Coupling up on the ship is like dating in dog years: Things move about seven times faster. Several crew members recounted instances when they put in a request to share a cabin with their new boyfriend after only a month of dating, or dropped the "I love you" bomb within the first week of meeting someone. And since relationships often end once one person leaves the ship, cruise couples tend to become "lifers." (Almost everyone I met in upper management met their spouse onboard.)  

- The ship has genies, and they can perform magic: Although bargain-basement discounts draw plenty of travelers to big-ship cruising, procuring Royal Caribbean's VIP status can offer a true luxury experience. The easiest way to get it is by booking into the Royal Suites Star Class; the company's crème de la crème offering includes 10 state-of-the-art apartments on Harmony of the Seas, with privileged access to pleb-free parts of the ship and butler-style service from a coterie of "Royal Genies."  

The Genies are trained to cater to your every whim, but with limited resources at sea, this can require real creativity. Daniel, one of the genies, once had a couple ask for their suite to be filled with flowers. Unable to secure real bouquets, he had the pastry team bake dozens of petal-shaped cookies and scattered them around the room. And when one family got locked out of a peak-season December sailing, genie Andrei surprised them with an early Christmas by decorating their suite and putting wrapped presents under a makeshift tree.  

"The hardest thing to do is host a celebrity on board," says Andrei, who has served a slew of A-listers and their families, including Kelsey Grammer, Adam Sandler, and Seth Rogen. To give them privacy amid thousands of cruisers, he says, "We usher them into shows after the lights go dark, and we grab them to leave five minutes before the show is done."  

---  

No matter how you earn your VIP status-or if you've earned it at all-my time on board proved that the crew will always bend over backwards to make sure you leave satisfied. Want to thank them? Tipping is great, but comment cards that explicitly name standout crew members make more of a difference. Your praise gets noted on their permanent record, earns them such onboard perks as free Wi-Fi, and helps secure promotions down the road.


Reader Comments ...


Next Up in Travel

Proposal aims to reduce Mt. Fuji climbers by up to 25 percent

TOKYO - Japan's Yamanashi and Shizuoka prefectures proposed on Thursday reducing congestion on Mount Fuji by 12 to 25 percent per day during the peak period by lowering the number of climbers using two of the mountain's four trails.  A scientific committee of the Mt. Fuji World Cultural Heritage council comprising officials from the central government...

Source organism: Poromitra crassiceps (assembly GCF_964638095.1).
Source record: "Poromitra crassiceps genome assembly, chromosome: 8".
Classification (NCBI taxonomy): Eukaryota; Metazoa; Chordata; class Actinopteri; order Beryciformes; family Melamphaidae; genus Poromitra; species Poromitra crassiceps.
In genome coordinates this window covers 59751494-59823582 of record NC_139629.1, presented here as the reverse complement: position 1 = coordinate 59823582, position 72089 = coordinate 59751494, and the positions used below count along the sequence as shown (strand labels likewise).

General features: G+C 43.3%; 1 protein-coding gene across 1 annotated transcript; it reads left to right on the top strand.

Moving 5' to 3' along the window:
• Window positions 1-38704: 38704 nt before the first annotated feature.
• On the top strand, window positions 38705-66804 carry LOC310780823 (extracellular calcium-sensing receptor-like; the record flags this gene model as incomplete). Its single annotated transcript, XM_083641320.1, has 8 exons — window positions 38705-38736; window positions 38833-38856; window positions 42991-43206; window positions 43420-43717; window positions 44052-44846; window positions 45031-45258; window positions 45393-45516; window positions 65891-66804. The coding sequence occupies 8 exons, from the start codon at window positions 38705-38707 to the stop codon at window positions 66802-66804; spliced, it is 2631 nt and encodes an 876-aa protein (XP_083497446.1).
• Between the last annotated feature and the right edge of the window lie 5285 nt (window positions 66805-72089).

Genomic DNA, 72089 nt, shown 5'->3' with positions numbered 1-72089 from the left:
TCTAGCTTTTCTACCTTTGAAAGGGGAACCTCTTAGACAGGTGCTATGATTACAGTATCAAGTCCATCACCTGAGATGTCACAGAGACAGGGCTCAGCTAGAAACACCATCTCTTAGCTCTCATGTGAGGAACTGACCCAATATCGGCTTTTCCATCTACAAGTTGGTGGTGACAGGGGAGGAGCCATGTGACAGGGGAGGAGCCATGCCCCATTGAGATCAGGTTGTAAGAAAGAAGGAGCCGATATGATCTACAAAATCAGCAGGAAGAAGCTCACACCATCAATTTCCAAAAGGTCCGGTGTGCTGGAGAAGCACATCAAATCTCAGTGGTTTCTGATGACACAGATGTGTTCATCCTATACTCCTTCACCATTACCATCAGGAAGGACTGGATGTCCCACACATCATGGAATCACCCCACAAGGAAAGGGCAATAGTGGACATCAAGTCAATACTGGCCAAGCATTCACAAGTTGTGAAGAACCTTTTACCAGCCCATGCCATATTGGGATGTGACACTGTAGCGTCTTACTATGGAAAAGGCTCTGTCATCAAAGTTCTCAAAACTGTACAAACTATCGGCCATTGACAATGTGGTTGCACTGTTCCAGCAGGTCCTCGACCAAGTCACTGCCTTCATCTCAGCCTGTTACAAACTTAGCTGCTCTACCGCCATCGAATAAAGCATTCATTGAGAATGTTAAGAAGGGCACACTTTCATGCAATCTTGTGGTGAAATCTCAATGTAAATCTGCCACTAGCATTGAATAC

Travel deals: Free night in the British Virgin Islands and a new low-cost carrier to Englan

This week's best travel bargains around the globe.  Land   Getaway Adventures, an adventure-tour company, is offering 25 percent off its guided biking, hiking and kayaking day tours in California Wine Country through 2018. For example, the Healdsburg Sip 'n Cycle winery bike tour costs $111 per person (down from $148) and the sunset...
Travel dilemmas: All the right passport moves

It would be convenient to blame Les Leach of Thousand Oaks, Calif., for my current obsession with the documents one needs (or will need) for travel. Leach wrote to ask what one should do if a passport is misplaced or lost.  But instead, I will thank him because his question spurred a chat with a State Department official who offered this information...
Affordable European getaways to take this spring

What’s better than a spring getaway to Europe? Perhaps one to Europe at an attractive price, and if you’re looking for a bargain, March through May are value-friendly months for a European trip.  According to the airfare prediction app Hopper, the average price for round-trip tickets from the United States to Europe was $870 in April...
Suzhou Tourism has launched a sweepstakes for a four-night trip

NEW YORK (PRWEB) February 16, 2018 -- Suzhou Tourism has launched a sweepstakes giving consumers the chance to win a four-night trip to the charming city to learn about its rich cultural heritage, including the art of silk making.  Through February 26, 11:59 pm. EST, consumers are invited to visit traveltosuzhou.com to enter to win roundtrip airfare...
More Stories